Hockey World Cup: How Wales’ part-time men’s side gatecrashed elite

It is an underdog story even the FA Cup would struggle to match.

Wales – a part-time team of students, teachers and a financial analyst – taking on the world’s top professional hockey players.

Almost 128 years after their first international match, Wales are going to their first men’s hockey world cup.

“It’s bigger than we’ve ever experienced – anyone in the squad, staff included,” co-captain Luke Hawker told BBC Sport Wales.

“Hockey is a hobby for the vast majority of us – it’s what we do in our spare time, on evenings and weekends.

“To be going to a World Cup and playing and performing on that stage, it’s a pinch yourself moment really.”

The men’s Hockey World Cup takes place in India from 13-29 January.

Wales secured their historic qualification in dramatic fashion.

A shootout win over Ireland in Cardiff back in October 2021 completed a remarkable rise to hockey’s top table.

Although Wales had won a bronze medal at the six-team 1908 London Olympics, in their first 50 international matches they won just three times.

It took them 70 years to beat neighbors England, who now face the World Cup on Friday.

Less than a decade ago, Wales were languishing in the third tier of European hockey.

Danny Newcombe
Danny Newcombe worked as the assistant coach to Zak Jones before being appointed his successor

“It was a pretty dark time for us,” admitted head coach Danny Newcombe.

“It did give us a chance to reset the group and reset what we were doing – and then go on this amazing adventure and journey with this amazing group of guys.

“There’s no magic bullet here. We’ve got a good group of players – a good group of people. We’ve stuck together and just improved incrementally.

“So the strength is in the collective learning the group’s done over six or seven years. The core of the group’s been together for a long time now.”

Promotions to the second and then top tier of the European Championships followed in quick succession. Then came the victorious performances at the World Cup qualifiers in 2021.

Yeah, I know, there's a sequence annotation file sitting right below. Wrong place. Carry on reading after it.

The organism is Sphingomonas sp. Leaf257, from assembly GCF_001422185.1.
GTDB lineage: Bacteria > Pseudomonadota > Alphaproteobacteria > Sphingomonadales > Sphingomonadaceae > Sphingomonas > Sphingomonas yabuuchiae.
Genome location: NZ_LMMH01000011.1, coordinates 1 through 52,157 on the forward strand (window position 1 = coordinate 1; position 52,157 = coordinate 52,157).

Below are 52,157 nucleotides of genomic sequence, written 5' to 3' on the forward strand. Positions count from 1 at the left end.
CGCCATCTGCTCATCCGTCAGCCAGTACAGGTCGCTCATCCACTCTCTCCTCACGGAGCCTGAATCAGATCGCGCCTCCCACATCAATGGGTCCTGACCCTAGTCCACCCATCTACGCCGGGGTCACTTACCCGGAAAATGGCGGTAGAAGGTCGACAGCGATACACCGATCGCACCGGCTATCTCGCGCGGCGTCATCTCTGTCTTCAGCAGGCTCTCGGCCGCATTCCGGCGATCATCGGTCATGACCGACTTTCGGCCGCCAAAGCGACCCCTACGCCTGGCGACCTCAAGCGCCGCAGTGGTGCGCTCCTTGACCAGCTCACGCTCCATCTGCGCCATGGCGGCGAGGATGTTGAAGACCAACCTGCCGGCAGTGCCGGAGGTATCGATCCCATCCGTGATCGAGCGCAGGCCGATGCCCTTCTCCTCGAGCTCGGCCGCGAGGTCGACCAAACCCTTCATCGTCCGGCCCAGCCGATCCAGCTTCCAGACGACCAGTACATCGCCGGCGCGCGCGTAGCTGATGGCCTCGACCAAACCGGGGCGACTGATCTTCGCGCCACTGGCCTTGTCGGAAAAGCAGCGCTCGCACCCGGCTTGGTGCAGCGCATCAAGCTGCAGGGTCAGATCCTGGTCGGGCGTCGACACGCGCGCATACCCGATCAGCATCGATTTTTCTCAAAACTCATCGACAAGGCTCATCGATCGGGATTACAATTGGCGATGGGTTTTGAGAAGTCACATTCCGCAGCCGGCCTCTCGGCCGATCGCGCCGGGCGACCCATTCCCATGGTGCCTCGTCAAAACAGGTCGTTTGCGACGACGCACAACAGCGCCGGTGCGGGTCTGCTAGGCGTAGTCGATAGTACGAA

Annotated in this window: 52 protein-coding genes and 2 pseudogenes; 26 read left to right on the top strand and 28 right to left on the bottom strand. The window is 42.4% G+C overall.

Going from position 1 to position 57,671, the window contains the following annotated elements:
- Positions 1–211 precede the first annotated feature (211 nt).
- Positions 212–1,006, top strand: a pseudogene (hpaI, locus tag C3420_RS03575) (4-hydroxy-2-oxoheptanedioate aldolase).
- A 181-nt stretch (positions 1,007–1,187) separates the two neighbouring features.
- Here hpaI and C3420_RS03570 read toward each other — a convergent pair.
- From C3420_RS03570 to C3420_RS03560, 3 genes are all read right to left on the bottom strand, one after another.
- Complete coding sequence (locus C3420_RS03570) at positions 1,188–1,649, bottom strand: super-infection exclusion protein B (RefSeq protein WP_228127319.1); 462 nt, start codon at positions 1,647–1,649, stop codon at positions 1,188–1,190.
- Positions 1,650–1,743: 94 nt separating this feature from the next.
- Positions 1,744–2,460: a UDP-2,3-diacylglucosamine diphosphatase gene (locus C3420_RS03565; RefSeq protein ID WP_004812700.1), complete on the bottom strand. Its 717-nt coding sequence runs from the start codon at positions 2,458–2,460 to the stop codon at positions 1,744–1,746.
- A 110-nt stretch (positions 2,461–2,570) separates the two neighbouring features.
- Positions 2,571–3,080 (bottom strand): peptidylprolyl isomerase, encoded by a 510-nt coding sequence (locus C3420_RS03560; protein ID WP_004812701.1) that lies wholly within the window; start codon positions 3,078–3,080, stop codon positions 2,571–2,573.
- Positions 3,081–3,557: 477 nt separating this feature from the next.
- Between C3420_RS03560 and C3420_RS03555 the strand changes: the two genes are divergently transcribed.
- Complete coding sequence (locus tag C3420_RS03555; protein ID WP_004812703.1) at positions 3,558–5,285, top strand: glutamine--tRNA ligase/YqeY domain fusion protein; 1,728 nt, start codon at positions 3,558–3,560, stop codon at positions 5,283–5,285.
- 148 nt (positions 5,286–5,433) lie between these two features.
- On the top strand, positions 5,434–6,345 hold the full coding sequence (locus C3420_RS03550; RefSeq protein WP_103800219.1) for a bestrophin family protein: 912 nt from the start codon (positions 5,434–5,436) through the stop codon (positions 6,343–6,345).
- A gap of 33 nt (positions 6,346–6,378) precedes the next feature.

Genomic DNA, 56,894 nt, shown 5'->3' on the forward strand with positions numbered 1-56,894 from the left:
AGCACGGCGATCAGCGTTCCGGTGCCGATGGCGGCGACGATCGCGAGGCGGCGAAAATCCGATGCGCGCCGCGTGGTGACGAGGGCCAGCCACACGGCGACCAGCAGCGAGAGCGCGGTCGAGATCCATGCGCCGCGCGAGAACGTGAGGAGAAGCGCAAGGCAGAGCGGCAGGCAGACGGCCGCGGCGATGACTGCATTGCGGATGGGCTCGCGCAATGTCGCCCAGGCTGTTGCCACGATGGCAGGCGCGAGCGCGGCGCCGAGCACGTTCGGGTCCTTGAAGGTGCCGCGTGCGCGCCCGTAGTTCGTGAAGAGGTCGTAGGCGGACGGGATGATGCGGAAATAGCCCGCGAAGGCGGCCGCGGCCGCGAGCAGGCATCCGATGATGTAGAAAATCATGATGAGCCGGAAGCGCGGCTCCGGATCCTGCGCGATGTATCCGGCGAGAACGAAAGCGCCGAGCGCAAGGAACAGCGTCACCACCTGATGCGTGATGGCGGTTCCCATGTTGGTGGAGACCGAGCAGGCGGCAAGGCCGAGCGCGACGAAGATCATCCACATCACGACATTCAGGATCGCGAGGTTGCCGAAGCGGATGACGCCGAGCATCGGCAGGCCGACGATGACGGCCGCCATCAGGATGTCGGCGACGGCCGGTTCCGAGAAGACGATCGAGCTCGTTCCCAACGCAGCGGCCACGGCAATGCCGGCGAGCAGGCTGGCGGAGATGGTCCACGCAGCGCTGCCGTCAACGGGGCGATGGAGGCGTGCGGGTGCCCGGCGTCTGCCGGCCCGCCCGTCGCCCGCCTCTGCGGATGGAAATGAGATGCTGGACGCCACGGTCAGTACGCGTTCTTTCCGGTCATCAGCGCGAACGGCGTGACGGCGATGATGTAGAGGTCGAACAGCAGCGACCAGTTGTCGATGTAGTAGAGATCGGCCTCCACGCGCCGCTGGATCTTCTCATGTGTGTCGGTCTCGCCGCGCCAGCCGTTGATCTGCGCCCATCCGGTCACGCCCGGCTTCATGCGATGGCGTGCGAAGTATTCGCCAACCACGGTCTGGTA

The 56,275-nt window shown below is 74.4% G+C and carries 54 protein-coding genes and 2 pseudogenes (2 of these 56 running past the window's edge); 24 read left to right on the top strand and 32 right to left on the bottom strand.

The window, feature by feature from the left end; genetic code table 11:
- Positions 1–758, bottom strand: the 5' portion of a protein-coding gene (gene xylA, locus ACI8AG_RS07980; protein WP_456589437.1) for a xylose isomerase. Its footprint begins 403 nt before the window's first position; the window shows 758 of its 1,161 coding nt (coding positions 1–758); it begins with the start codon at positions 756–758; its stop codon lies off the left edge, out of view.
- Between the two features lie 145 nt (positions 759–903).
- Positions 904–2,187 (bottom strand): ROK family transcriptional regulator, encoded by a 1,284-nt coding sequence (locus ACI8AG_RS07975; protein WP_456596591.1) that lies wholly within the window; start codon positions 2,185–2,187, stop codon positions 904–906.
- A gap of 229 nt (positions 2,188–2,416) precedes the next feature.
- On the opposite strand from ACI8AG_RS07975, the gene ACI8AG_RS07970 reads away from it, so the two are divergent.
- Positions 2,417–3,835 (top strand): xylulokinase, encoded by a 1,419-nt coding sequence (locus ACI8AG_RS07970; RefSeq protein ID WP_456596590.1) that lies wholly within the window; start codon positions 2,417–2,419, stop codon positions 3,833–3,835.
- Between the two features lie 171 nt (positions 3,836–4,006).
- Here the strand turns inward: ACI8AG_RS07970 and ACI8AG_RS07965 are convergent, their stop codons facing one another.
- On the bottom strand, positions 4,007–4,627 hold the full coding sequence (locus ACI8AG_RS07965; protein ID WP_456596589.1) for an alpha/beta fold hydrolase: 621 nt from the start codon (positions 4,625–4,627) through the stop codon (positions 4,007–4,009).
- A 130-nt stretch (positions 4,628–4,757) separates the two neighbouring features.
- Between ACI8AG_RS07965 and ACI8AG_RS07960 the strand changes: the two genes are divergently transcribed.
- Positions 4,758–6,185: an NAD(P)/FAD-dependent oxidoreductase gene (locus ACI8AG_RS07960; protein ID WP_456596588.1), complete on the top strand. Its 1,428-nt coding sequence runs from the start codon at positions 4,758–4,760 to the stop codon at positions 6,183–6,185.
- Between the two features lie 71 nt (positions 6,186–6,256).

But throughout this time Wales, like always, had been squeezing in their training sessions on weekends and bank holidays – fitting them around the players’ jobs.

Every few weeks the squad travel to Cardiff after work on a Friday. There are double sessions on Saturday and Sunday, before they are back at work come Monday morning.

Any tournament – like the World Cup or last summer’s Commonwealth Games – involves most of the players having to take annual – or even unpaid – leave.

A part-time program also means the squad do not just give up their free time to play, but also their money.

Rupert Shipperley in action against Russia's Ilfat Zamalutdinov
Rupert Shipperley (left) was one of two Welsh players to go to the Tokyo Olympics with Great Britain

The Wales players partly fund the program themselves.

“It brings us closer together because we know what we’ve had to sacrifice,” added Hawker.

“If you ask any of the group why they part with a sum of money to commit, whether or not they’re selected to have major tournament experience, they love being part of the group.

“The experience is unrivaled. That’s why we contribute. It adds a certain degree of strength, resilience and togetherness.”

But just getting the squad to India has been a huge financial challenge for Hockey Wales.

They were even forced to start a crowdfunding campaign to make up the shortfall in funds.

Chief executive Ria Burrage-Male hopes seeing Wales on the world stage will be a catalyst for crucial changes.

“Public funding only stretches so far, so as a result the players will contribute around 50% towards the player programme,” she told BBC Sport Wales.

“That’s a problem – that’s not sustainable.

“If you don’t have money you might not be able to play the sport. That is hugely problematic and it’s something we have to address.

“I fundamentally believe people shouldn’t have to pay to play for their country. It’s an absolute honor and we shouldn’t be in a position where the sport is not sustainable because of the cost to play.

“We have to be more visible, we have to raise our profile. I hope we just inspire a generation of people to pick up a stick and keep our sport alive.”

Wales face England, Spain and hosts India in Pool D. They are all ranked in the world’s top eight.

Trying to go beyond the group stage will be Wales’ toughest challenge yet – but it is one they are up for.

“Just being there is a huge achievement,” said Rupert Shipperley.

“Tokyo was absolutely huge but a World Cup with Wales, with this group of players we’ve had for the last seven to eight years, is something really special.

“We want to cause upsets. We’ll be throwing punches. It’s putting Hockey Wales on the world scale and letting them know we’re here to stay.”

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